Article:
RC.read.table: Read and write tables into column families in Cassandra

Description Usage Arguments Details Value Note Author(s) See Also


RC.read.table reads the contents of a column family into a data frame

RC.write.table writes the contents of a data frame into a column familly


RC.read.table(conn, c.family, convert = TRUE, na.strings = "NA",
              as.is = FALSE, dec = ".")
RC.write.table(conn, c.family, df)



connection handle as obtained form RC.connect


column family name (string)


logical, if TRUE the resulting data frame is processed using type.convert, otherwise all columns will be character vectors


passed to type.convert


passed to type.convert


passed to type.convert


data frame - it must have both row and column names


Cassandra is a key/value store with dynamic columns, so tables are not the native format. Row names are used as keys and columns are treated as fixed. RC.read.table is really jsut a wrapper for RC.get.range.slices(conn, c.family, fixed=TRUE). RC.write.table uses the same facility as RC.mutate but without actually creating the mutation object on the R side.

Note that all updates in Cassandra are "upserts", i.e., RC.write.table updates any existing row key/coumn name combinations or creates new ones where not present (insert). Additonal columns (or even keys) may still exist in the column family and they will not be touched.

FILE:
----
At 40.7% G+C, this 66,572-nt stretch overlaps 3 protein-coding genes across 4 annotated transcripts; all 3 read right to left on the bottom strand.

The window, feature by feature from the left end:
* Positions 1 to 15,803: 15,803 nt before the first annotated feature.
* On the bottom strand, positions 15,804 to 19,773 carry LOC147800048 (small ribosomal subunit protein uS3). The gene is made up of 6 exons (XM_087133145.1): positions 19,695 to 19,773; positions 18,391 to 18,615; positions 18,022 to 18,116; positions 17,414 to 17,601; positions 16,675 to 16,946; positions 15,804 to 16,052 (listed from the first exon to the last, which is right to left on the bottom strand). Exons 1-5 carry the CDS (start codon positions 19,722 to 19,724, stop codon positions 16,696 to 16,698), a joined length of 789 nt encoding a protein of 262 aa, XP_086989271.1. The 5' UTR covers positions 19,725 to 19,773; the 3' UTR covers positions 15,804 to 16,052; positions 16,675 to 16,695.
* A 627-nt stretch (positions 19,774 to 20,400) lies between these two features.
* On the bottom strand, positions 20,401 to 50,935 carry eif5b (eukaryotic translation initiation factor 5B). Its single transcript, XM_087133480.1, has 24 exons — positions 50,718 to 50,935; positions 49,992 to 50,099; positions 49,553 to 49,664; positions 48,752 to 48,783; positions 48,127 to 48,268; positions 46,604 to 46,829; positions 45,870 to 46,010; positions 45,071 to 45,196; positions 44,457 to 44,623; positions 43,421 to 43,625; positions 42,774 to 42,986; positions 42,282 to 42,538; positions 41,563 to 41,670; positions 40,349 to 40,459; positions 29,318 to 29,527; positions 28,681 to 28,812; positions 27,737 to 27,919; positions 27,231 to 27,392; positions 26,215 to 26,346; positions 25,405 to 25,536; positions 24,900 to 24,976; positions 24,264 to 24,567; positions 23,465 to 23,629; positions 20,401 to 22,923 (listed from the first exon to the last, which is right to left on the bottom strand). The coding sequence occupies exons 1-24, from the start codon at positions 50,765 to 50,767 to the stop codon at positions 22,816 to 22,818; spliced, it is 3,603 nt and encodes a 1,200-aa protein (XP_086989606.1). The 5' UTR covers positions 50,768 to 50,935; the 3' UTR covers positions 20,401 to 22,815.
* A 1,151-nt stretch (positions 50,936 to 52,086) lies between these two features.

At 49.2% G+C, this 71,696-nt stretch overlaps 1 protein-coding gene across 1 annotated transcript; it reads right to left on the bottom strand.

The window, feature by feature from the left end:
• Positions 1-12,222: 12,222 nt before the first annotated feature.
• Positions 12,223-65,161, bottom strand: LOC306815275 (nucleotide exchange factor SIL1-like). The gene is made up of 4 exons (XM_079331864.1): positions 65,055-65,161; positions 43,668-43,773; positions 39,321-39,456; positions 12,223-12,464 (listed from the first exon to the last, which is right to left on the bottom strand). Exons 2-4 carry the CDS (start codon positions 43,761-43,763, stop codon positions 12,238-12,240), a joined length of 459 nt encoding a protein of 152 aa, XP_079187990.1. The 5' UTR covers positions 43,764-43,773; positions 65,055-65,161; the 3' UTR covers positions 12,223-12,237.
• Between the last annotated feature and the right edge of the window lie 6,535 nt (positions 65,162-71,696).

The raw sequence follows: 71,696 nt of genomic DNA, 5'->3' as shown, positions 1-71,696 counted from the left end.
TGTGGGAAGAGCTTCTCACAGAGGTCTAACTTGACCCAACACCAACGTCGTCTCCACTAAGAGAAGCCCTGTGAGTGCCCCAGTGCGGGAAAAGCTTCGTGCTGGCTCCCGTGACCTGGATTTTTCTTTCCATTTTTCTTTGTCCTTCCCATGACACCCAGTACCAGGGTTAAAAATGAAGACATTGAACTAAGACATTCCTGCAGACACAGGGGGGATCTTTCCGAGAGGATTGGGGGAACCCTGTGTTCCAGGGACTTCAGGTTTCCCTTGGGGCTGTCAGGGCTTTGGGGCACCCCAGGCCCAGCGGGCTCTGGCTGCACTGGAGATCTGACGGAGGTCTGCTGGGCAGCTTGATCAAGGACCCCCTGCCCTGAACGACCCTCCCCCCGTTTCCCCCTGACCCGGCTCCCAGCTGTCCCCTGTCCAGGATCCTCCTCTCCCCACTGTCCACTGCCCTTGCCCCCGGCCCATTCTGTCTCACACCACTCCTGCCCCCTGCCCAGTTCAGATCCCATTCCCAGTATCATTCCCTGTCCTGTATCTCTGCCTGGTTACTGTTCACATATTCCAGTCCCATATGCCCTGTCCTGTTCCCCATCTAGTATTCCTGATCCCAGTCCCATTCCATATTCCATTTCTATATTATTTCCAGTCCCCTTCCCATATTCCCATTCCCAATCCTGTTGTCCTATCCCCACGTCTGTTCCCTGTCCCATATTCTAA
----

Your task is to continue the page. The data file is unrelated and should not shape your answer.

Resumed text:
RC.read.table creates a data frame from all columns that are ever encountered in at least one key. All other values are filled with NAs.


RC.read.table returns the resulting data frame

RC.write.table returns conn


IMPORTANT: Cassandra does NOT preserve order of keys and columns. Internally, keys are ordered by their hash value and columns are ordered lexicographically (treated as bytes). However, due to the fact that columns are dynamic the order of columns will vary if keys have different columns, because columns are added to the data frame in the sequence they are encountered as the keys are loaded. You may want to use df <- df[order(as.integer(row.names(df))),] on the result of RC.read.table for tables with automatic row names to obtain the original order of rows.

RC.read.table is more effcient than RC.get.range.slices because it can store columns into vectors and can pre-allocate the whole structure in advance.

Note that the current implementation of tables (RC.read.table and RC.write.table) supports only string-based representation of columns and values ("UTF8Type", "AsciiType" or similar).


Simon Urbanek

See Also

RC.connect, RC.use, RC.get

RCassandra documentation built on May 2, 2019, 10:10 a.m.